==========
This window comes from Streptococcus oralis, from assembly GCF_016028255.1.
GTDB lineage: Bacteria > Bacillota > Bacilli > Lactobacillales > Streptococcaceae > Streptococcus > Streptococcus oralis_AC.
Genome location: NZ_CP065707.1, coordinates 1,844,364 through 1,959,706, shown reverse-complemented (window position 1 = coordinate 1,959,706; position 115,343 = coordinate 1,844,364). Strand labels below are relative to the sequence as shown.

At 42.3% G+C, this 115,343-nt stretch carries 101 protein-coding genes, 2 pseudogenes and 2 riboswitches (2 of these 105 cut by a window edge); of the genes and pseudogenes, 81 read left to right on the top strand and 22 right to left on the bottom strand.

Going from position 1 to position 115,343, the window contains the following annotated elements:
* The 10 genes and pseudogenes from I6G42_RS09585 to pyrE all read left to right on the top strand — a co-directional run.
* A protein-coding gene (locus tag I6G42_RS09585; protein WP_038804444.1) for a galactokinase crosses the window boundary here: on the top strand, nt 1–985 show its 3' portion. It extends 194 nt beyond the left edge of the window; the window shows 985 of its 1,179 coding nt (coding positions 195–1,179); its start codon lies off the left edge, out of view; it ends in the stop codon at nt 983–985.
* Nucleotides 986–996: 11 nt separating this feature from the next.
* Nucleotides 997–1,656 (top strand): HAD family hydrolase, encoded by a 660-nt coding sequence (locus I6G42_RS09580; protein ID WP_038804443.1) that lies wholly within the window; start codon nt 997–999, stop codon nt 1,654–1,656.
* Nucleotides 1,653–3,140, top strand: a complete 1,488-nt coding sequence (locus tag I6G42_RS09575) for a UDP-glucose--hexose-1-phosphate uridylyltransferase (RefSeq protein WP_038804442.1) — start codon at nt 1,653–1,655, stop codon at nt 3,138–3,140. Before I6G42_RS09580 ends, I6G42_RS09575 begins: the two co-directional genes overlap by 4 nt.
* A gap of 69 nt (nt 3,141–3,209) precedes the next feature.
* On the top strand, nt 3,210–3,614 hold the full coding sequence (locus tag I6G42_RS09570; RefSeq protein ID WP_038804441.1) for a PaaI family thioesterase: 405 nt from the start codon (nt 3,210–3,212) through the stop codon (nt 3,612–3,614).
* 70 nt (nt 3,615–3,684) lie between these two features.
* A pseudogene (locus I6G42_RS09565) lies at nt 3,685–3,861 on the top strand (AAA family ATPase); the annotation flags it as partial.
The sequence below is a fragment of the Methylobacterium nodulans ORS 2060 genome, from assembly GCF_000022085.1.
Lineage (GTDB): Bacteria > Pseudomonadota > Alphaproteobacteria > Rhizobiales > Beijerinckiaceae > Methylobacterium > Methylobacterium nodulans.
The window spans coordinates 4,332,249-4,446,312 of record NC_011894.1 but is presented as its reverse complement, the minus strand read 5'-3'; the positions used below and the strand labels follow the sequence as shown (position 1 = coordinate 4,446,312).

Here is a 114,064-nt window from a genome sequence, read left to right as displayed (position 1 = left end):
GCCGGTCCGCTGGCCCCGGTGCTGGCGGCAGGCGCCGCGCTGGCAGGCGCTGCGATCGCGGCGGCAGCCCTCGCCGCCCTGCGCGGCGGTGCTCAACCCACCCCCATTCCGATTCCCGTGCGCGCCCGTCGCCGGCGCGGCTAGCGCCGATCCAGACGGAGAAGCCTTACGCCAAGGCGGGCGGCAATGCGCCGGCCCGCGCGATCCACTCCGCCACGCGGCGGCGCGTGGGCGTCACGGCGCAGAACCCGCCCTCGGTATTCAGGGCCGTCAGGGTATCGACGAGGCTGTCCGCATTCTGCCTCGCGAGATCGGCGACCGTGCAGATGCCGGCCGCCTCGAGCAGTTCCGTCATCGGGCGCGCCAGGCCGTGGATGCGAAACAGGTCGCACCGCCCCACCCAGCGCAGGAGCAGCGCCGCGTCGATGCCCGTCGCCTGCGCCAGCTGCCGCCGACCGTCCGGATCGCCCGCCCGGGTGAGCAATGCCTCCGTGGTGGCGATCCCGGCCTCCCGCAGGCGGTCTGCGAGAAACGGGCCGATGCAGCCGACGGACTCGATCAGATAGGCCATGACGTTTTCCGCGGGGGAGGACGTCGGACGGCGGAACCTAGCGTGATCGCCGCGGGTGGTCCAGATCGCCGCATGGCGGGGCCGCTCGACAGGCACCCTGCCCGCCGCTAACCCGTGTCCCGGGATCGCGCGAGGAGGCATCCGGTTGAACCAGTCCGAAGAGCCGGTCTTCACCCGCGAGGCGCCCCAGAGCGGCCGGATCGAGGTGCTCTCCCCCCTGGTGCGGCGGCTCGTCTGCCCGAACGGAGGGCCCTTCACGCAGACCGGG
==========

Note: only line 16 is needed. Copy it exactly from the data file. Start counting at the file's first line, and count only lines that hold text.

Lineage (GTDB): Bacteria > Pseudomonadota > Alphaproteobacteria > Rhizobiales > Beijerinckiaceae > Methylobacterium > Methylobacterium nodulans.